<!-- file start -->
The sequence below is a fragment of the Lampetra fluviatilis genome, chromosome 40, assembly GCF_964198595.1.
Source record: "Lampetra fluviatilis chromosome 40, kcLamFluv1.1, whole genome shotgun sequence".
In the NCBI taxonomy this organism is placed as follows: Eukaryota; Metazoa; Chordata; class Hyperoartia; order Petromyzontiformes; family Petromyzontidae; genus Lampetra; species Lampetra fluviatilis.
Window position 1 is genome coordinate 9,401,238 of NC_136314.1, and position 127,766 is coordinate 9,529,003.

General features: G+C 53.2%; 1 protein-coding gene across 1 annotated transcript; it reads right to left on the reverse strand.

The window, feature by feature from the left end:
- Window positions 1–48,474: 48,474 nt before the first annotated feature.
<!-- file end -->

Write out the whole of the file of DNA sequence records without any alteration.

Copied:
The sequence below is a fragment of the Lampetra fluviatilis genome, chromosome 40, assembly GCF_964198595.1.
Source record: "Lampetra fluviatilis chromosome 40, kcLamFluv1.1, whole genome shotgun sequence".
In the NCBI taxonomy this organism is placed as follows: Eukaryota; Metazoa; Chordata; class Hyperoartia; order Petromyzontiformes; family Petromyzontidae; genus Lampetra; species Lampetra fluviatilis.
Window position 1 is genome coordinate 9,401,238 of NC_136314.1, and position 127,766 is coordinate 9,529,003.

General features: G+C 53.2%; 1 protein-coding gene across 1 annotated transcript; it reads right to left on the reverse strand.

The window, feature by feature from the left end:
- Window positions 1–48,474: 48,474 nt before the first annotated feature.